The She Runs: Checkpoint

Volunteering at a race can be just as much fun as running it!

by Gruby Barrett

In early 2019 my husband, Mark, was volunteering for Repair Café Wales.  Chatting to the organiser, Cerys, he discovered that she was married to a man called Rhys who was running 26 marathons in 26 days and keen for company. Mark joined Rhys for some loops around Bute Park and learned that he directed an ultramarathon company, Pegasus Ultra Running. Before we knew it we were both signed up to volunteer at one of their races, the VOGUM (the Vale of Glamorgan Ultra Marathon)! It runs for 40 miles along the coastal footpath from Porthcawl to Penarth. At the time we had little idea what an ultramarathon or a checkpoint was, but Cerys and Rhys can be pretty persuasive.  

So in May 2019, having carefully read our emailed instructions, we set off early to pick up a boot load of food, drinks and equipment and set up a checkpoint in Porthkerry Park. We were honestly both hooked from the start. The first runner came in and chatted as we filled his water bottle, and off he went. For 8 hours we stood in the sunshine, providing food, drink and where needed TLC and encouragement to runners and they passed through. Every runner greeted us with a huge smile, largely I suspect of relief as they had covered the distance and reached the next checkpoint. That year Pegasus had organised  3 ultras, and I volunteered for all 3 while Mark ran 1 and volunteered for 2. Then Covid hit, and in 2020, sadly, no organised runs went ahead.


In Summer 2021, after several false starts, ultramarathons started again with the HOWUM (the Heartlands of Wales Ultra Marathon in mid-Wales) followed by the Eddum, a brutal 50-mile loop on the Epynt way, near Sennybridge. The day of the EDDUM was hard for us with high winds and heavy rain, I hate to think of how it was for the runners. Despite guy ropes the gazebo kept blowing up into the air and we had to catch it several times until we came up with the bright idea of tethering it to our car on one side and our co-volunteers’ van on the other. Unfortunately, the van had to head off, and as soon as we untied the gazebo it took off! Luckily two runners who were sitting in camping chairs underneath it caught it by the legs. Our checkpoint sadly became some carefully laid out food and drink in the boot of our car and we jumped out in full waterproofs to assist each passing runner. A few changed into dry clothes at our checkpoint only to be caught by the next deluge 5 minutes later. All the runners are inspirational, particularly in those conditions; from the fastest who ran over hilly, difficult terrain completing 50 miles in 9 hours, to the last finisher who was out in all weathers for 20 hours.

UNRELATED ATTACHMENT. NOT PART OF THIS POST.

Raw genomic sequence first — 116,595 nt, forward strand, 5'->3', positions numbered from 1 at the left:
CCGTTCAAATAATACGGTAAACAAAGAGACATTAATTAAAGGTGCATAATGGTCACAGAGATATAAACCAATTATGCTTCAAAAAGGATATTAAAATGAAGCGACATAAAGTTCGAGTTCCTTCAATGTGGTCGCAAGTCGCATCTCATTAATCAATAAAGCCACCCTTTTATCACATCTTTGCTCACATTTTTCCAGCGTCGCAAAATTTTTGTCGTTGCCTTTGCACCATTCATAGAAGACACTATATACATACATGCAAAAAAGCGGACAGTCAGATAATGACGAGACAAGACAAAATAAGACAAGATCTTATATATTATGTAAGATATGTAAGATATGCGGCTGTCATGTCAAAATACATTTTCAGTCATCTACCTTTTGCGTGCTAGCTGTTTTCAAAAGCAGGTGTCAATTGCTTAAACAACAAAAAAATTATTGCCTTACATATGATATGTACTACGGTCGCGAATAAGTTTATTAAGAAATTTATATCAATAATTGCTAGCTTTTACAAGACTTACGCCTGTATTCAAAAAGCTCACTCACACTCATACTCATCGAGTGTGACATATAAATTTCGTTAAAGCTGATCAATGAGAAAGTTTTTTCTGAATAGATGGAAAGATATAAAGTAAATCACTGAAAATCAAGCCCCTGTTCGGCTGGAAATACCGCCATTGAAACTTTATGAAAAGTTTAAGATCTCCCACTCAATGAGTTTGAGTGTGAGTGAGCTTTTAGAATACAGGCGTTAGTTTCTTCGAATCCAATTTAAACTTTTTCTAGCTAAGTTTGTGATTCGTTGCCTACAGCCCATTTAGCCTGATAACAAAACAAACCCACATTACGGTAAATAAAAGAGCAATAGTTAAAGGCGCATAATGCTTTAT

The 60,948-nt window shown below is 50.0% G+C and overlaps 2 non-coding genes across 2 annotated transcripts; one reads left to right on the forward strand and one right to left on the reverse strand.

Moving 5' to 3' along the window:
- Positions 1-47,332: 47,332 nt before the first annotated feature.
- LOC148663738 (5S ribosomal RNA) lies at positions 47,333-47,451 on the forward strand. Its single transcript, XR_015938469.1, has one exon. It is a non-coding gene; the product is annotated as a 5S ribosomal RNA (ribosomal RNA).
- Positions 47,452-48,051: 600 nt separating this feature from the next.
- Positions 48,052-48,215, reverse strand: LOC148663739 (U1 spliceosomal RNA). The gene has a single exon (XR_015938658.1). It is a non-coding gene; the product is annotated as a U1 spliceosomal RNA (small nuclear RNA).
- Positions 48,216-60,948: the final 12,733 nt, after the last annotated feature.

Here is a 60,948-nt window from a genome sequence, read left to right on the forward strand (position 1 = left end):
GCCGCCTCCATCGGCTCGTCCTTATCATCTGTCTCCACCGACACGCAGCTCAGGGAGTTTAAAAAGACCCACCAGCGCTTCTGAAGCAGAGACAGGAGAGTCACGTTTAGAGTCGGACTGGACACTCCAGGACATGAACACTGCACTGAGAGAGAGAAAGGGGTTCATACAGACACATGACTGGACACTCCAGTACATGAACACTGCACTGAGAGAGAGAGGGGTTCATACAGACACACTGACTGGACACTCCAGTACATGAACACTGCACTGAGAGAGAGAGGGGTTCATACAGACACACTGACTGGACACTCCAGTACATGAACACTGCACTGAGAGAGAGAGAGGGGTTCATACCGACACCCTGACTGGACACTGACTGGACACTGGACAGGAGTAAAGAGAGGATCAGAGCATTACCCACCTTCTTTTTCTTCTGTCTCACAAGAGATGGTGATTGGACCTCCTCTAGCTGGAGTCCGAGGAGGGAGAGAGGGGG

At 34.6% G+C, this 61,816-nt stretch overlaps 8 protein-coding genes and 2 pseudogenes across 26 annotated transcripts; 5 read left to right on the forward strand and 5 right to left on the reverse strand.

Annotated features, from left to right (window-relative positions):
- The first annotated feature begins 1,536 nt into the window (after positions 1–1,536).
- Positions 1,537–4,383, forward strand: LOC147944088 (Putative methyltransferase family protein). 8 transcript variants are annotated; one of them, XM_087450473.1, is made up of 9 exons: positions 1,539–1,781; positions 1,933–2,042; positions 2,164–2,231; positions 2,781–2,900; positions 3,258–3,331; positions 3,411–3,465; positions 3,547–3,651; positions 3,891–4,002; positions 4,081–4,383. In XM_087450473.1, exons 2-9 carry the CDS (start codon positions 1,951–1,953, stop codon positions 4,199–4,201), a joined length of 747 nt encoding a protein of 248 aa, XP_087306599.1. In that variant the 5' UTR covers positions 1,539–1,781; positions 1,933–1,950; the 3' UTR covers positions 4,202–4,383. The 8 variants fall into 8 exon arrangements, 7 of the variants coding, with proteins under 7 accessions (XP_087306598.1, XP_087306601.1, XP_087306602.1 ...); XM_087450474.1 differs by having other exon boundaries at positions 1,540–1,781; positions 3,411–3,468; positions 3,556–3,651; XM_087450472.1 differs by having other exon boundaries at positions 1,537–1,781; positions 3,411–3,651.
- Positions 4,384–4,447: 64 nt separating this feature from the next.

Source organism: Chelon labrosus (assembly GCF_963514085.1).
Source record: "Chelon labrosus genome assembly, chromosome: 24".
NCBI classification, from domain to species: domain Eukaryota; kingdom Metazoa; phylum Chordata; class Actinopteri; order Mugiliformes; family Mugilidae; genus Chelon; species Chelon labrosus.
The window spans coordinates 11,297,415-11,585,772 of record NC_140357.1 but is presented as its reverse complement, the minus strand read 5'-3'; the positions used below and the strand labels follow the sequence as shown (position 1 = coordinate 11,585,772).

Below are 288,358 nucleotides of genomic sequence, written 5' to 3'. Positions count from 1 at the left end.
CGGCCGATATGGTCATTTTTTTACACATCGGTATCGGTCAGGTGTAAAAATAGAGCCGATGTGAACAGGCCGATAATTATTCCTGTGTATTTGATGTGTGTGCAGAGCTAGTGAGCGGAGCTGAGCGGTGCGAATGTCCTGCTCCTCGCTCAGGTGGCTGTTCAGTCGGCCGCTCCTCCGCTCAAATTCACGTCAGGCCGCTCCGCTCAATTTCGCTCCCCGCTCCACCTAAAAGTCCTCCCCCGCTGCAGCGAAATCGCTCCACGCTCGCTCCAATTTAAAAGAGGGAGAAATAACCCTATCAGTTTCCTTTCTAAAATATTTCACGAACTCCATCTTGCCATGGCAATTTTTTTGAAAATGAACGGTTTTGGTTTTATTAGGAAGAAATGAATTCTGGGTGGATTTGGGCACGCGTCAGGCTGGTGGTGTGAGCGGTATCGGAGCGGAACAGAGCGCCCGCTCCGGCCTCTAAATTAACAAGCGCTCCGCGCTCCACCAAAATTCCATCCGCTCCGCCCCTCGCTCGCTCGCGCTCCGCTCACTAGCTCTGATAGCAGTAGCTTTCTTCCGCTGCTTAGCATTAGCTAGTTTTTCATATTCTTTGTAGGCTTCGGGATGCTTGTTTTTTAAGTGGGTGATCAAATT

When Mark announced that he was going to run the VOGUM on 27th August 2021 I was fairly confident that I could recruit a couple of volunteers to run a checkpoint with me from the fabulous She Runs: Cardiff community. Within 24 hours of putting a message on Facebook I was thrilled that 12 volunteers had put themselves forward, which threw up the problem that the checkpoint might get too crowded. The solution was to have two shifts so everyone could try the experience. Planning the shifts the nerves kicked in, as the responsibility of coordinating the people, food, drink equipment, and manpower for a checkpoint for Pegasus’ biggest event ever (with 180 sign ups) hit me. Really, I needn’t have worried, with just a 5 minute briefing the SR:C ladies came up trumps and managed all the inevitable minor problems as they happened with ease. The early crew were having such a great time they didn’t want to leave at the allotted time but again, I need not have worried. They worked so well as a team that at no point did the checkpoint seem crowded. As runners came through, they were greeted with cheers, enthusiasm, cake and  fruit. It was lovely when runners from the SR:C group arrived, creating a fabulous party atmosphere. Once the checkpoint had been packed up and delivered to the finish, I grinned as I overheard two finishers contemplating running back for more cake.

And so the Pegasus SR:C checkpoint was born! There was no difficulty recruiting volunteers to help at the RIDUM (30 miles along the Rhymney Ridgeway walk) or the South CANUM (40 miles along the Monmouthshire canal from Newport to Brecon).  The runners were informed of the quality of food at the SR:C checkpoint at the briefing and for each race the response at the checkpoint and afterwards on social media was fabulous. Quite a few runners were running several of the Pegasus events, and I had queries about where the SR:C checkpoint would be and whether there would be the usual favourite food.

The South CANUM

The dates for 2022 are already in my diary, and I’m looking forward to helping at checkpoints again. You never know, one day I might even run one.

Finally a huge thank you to everyone from SR:C who gave up a day (in some cases two!) to join me in helping out, and respect to the inspirational ladies who ran.

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